Looking for honest answers on this
Thu Jun 12 17:44:38 EDT 2014
<<On Thu, 12 Jun 2014 17:30:29 -0400 (EDT), Rob Landry <firstname.lastname@example.org> said:
> On Wed, 11 Jun 2014, Garrett Wollman wrote:
>> A non-representative sample of university students suggests that the
>> current crop of twentysomethings will tune out for *any* spoken word,
>> whether jock, news, or advertising.
> As my Usenet friends used to say, the plural of "anecdote" is not "data".
Indeed. They still say that. Perhaps some survey research could be
done. I think most national surveys are not done with large enough
samples to actually make conclusions about such a small demographic
> If it's true that this demo does not want any spoken word, then it is
> effectively unreachable by radio.
Surprisingly enough, they do listen to spoken-word programming -- most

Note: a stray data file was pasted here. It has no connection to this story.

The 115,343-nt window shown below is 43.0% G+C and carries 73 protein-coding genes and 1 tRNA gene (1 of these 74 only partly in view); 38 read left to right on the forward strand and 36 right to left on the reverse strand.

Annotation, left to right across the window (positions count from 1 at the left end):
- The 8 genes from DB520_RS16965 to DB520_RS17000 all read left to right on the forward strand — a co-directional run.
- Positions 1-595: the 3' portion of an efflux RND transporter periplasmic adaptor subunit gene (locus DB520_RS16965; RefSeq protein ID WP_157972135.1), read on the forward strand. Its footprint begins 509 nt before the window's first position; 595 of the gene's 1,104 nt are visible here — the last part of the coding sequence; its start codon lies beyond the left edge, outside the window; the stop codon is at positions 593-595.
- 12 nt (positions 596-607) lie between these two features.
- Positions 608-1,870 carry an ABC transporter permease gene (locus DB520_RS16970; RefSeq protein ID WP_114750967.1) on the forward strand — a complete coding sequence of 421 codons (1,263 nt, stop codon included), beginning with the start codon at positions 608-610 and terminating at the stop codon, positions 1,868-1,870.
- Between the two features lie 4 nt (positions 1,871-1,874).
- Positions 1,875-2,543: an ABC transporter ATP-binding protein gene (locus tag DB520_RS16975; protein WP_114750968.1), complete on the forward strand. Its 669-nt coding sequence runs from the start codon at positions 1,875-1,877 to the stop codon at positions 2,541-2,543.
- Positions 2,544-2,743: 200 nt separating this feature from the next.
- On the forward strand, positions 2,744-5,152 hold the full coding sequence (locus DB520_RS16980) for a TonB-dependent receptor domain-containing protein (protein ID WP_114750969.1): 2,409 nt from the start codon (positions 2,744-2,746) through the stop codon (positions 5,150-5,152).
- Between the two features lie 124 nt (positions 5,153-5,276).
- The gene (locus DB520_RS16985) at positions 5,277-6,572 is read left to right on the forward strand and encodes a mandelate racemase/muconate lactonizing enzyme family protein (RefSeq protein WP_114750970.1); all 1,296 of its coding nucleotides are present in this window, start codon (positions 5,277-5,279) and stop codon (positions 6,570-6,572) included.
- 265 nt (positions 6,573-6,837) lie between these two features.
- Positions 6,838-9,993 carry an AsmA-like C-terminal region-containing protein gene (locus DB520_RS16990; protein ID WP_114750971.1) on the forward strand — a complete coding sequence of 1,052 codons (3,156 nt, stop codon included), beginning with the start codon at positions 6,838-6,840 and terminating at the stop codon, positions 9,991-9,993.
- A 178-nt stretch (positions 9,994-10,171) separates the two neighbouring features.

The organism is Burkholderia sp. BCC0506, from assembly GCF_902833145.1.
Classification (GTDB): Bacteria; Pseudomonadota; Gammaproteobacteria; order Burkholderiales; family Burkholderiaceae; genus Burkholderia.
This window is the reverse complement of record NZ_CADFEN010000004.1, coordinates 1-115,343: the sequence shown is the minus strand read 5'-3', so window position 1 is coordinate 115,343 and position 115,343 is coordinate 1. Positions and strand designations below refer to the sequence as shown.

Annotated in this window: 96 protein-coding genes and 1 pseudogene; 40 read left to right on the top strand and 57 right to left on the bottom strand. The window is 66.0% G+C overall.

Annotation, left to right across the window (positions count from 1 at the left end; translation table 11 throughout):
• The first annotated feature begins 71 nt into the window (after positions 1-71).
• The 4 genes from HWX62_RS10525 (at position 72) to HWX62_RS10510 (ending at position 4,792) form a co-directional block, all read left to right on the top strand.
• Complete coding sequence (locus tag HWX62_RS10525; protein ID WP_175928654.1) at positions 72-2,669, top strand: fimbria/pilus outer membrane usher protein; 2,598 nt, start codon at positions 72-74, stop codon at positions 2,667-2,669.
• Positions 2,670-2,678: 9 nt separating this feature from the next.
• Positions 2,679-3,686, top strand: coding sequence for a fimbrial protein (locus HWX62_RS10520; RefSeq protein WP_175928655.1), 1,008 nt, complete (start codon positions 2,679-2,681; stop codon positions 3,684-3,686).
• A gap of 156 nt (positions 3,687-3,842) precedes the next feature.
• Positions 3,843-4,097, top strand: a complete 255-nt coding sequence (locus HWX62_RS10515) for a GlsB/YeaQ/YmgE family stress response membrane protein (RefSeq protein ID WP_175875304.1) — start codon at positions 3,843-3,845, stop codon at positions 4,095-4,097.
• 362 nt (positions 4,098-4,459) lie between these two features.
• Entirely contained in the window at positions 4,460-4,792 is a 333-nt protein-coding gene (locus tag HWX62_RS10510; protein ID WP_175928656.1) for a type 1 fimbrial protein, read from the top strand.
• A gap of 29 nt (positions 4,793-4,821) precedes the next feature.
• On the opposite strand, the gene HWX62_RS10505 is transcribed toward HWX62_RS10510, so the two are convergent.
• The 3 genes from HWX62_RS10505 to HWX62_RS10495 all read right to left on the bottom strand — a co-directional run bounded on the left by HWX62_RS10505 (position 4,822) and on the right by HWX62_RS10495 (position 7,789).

in my unscientific sample are NPR listeners, if they use radio at all.
But they don't want talk interrupting their music, and they don't look
to commercial broadcast radio as a medium for musical entertainment.
(And of course some listen to "NPR" exclusively through the medium of
podcasts and/or streaming.)
This may be reflected in the number of college stations where every
"show" is just an hour of some student's iPod set to shuffle, until
they get to the end and have three minutes of "...and before that
was...". (I exaggerate only slightly.) It's a rare college station
where the main air studio doesn't have a 1/8" phone jack for a
student's music player.
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